Extra deep seat, soft backrests with the support of lumbar cushions, armrests bended outwards; these are the connotative elements with which you can play to customize your Clift Sectional with
How To: Pet-Friendly Homes
Pets help make our houses feel like homes; however, they don’t always get along with our furnishings. Between the shedding, the scratching and the treats ending up in weird places, animals can be extremely hard on valued possessions. Whatever kind of furry friend you share your home with, we have tips to help you coexist a little more harmoniously.
With pets, as with children, your soft furnishings are going to suffer if you don’t protect them. Performance upholstery is one of the best investments you can make when living with dogs or cats (or toddlers). Performance or technical fabrics are manmade textiles that can withstand far more abuse than standard upholstery fabrics and are easier to clean. There are several big-name manufacturers of performance fabrics; three especially good brands for indoor use are Crypton, Ultrasuede, and Sunbrella.
While they look and feel like luxury textiles, Crypton fabrics are liquid-repellant, anti-microbial, and resilient in the face of odors and scratching. Ultrasuede’s microscopic structure is so small that it doesn’t trap loose strands of fur the way woven fabrics do, and it too resists damage from liquids, friction, and odors. Initially created for outdoor use, Sunbrella now offers soft and vibrant indoor-only fabrics as well as indoor-outdoor textiles so tough they can even be bleached without damage.
Cats and furniture
Cats love to bite, scratch and stand on things they shouldn’t. Teach them certain things are off limits by:
- Applying lemon juice to items that your cat has tried to chew on — especially electrical cords and headphone wires. Cats have no sweetness receptors in their mouths, so citrus tastes foul to them. Lemon juice can be a little sticky, but the good news is you won’t have to do it for long; cats learn quickly when it suits them, so you should be able to wipe it off after a week or so.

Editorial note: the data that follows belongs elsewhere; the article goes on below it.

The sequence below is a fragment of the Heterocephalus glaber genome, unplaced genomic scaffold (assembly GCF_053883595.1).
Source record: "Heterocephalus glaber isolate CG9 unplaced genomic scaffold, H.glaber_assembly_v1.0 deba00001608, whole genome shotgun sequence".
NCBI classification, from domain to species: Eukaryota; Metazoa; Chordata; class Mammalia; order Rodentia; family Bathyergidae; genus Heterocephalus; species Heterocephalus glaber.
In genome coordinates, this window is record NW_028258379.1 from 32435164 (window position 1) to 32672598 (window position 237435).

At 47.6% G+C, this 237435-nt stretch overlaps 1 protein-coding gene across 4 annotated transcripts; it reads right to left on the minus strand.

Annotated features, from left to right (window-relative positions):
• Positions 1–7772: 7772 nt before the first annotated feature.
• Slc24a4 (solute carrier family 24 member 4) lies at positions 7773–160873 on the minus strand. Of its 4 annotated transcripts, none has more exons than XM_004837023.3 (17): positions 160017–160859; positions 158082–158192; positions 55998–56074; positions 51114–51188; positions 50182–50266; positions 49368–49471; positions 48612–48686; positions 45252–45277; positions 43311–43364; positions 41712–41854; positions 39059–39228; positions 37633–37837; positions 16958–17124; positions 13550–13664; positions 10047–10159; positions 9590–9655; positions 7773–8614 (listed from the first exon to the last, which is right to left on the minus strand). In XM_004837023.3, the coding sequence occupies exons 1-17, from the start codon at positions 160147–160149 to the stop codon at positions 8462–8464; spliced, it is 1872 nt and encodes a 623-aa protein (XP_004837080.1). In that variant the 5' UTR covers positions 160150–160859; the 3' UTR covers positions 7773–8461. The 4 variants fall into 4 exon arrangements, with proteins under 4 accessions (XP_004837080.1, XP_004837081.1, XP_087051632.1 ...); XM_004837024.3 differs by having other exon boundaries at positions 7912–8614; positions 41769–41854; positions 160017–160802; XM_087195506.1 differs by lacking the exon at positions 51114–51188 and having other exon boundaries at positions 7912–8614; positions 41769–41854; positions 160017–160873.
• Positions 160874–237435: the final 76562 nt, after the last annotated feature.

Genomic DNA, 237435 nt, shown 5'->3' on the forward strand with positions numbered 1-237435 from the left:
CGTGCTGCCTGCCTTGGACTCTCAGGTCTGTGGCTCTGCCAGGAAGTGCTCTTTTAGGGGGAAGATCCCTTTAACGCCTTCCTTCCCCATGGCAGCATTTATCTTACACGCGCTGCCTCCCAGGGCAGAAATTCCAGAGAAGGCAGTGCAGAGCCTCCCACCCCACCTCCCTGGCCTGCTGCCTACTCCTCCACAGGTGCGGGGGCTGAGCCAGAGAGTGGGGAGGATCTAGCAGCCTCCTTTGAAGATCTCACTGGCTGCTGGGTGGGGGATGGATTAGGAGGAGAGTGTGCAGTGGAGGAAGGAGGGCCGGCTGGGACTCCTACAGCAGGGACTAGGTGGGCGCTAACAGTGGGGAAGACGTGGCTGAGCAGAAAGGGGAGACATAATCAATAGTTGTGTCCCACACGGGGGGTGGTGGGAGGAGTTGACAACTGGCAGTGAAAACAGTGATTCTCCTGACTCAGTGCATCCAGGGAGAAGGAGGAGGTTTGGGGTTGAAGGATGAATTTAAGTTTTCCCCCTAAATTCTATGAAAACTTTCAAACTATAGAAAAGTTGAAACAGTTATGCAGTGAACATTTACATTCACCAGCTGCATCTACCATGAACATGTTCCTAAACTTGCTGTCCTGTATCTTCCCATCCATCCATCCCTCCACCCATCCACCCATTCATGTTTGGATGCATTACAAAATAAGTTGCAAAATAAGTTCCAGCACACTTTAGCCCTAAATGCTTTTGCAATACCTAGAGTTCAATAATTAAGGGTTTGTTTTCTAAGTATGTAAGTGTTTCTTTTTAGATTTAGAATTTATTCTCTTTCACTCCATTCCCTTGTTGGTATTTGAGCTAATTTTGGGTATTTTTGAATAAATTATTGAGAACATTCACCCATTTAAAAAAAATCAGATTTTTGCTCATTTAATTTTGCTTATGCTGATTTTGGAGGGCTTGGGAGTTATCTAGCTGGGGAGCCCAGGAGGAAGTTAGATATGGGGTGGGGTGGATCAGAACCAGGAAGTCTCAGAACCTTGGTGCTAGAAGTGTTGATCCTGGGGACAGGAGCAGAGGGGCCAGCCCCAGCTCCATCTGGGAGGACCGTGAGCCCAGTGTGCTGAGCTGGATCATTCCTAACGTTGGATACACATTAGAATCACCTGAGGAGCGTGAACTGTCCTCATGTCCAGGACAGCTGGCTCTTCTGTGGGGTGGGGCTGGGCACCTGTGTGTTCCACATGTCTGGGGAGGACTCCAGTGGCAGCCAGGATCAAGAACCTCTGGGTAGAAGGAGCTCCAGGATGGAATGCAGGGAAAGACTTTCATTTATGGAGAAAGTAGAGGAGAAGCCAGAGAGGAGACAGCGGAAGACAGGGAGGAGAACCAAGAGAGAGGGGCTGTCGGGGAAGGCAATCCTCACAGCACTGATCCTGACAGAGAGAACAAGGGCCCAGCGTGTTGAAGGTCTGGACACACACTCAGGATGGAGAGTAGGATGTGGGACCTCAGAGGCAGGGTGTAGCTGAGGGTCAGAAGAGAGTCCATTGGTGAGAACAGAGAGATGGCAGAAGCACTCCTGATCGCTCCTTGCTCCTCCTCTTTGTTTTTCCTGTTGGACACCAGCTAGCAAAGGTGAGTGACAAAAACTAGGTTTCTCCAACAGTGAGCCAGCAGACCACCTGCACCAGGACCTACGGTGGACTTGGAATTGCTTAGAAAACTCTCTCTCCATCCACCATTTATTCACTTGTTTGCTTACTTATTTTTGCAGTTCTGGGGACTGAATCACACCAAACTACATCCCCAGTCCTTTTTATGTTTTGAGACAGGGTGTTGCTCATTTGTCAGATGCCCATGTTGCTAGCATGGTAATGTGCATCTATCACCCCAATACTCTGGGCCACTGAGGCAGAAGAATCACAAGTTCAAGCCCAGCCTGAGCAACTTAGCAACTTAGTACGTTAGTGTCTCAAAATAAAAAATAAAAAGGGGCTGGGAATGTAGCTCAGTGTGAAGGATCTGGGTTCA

- Wrapping aluminum foil on furnishings that your cat has been climbing or sharpening its claws on can help convince them to stop, as the foil feels unpleasant under their paws — the way accidentally biting a piece feels to us. Like the lemon juice trick, this isn’t super-attractive to live with, but the learning process should be a short one.
- Speaking of sharpening their claws, scratching is an essential behavior for cats — it keeps their claws down to a healthy length and makes them feel good. Preventing kitty from shredding your sofa arms means giving them somewhere else to scratch. There are lots of clever and stylish cat scratchers, beds and climbing trees available online, from eco-friendly cardboard to mid-century modern products that will complement your human-sized furniture beautifully.
Dogs and furniture
For dogs, outdoor time is essential — without adequate exercise and the company of other dogs, they can develop behavioral problems like chewing furniture and soiling area rugs, wreaking havoc on your house. Make sure they have a fenced outdoor area to run around in, or find time every day to take them to a park where they can burn off energy and make friends.
Daily brushing can reduce the amount of loose fur that makes its way onto your furniture, keep your dog’s coat and skin healthier, and even cut down on that funky canine smell. Fortunately, most dogs seem to enjoy a brushdown from their favorite person, so try to work five minutes of grooming into your daily schedule.
Dogs love getting comfortable on chairs, sofas and beds, so if you’re determined to keep your pooch off the furniture, be ready to provide them with plenty of bedding. Place a dog bed in any room where you spend a lot of time, including the living room and the bedroom, so your dog can be near you while enjoying a seat of his own. The Crypton Home line includes a selection of pet beds, throws and mess mats.
Author: Sklar Furnishings